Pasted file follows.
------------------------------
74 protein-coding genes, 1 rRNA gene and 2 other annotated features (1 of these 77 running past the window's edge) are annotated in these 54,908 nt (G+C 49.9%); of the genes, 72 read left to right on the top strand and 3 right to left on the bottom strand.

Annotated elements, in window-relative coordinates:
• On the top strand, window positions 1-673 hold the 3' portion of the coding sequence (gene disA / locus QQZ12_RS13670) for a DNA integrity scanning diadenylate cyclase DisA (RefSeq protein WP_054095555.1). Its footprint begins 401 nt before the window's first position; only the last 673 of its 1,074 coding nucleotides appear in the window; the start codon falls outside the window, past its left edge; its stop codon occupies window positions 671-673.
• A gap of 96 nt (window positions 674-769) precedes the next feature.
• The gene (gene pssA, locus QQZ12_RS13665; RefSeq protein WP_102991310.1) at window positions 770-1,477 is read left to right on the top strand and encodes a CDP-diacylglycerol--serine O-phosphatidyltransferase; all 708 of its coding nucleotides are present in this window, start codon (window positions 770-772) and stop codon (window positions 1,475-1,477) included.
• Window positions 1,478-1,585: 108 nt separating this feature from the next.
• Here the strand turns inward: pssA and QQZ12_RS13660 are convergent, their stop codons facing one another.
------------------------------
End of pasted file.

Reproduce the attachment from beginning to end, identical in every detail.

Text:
74 protein-coding genes, 1 rRNA gene and 2 other annotated features (1 of these 77 running past the window's edge) are annotated in these 54,908 nt (G+C 49.9%); of the genes, 72 read left to right on the top strand and 3 right to left on the bottom strand.

Annotated elements, in window-relative coordinates:
• On the top strand, window positions 1-673 hold the 3' portion of the coding sequence (gene disA / locus QQZ12_RS13670) for a DNA integrity scanning diadenylate cyclase DisA (RefSeq protein WP_054095555.1). Its footprint begins 401 nt before the window's first position; only the last 673 of its 1,074 coding nucleotides appear in the window; the start codon falls outside the window, past its left edge; its stop codon occupies window positions 671-673.
• A gap of 96 nt (window positions 674-769) precedes the next feature.
• The gene (gene pssA, locus QQZ12_RS13665; RefSeq protein WP_102991310.1) at window positions 770-1,477 is read left to right on the top strand and encodes a CDP-diacylglycerol--serine O-phosphatidyltransferase; all 708 of its coding nucleotides are present in this window, start codon (window positions 770-772) and stop codon (window positions 1,475-1,477) included.
• Window positions 1,478-1,585: 108 nt separating this feature from the next.
• Here the strand turns inward: pssA and QQZ12_RS13660 are convergent, their stop codons facing one another.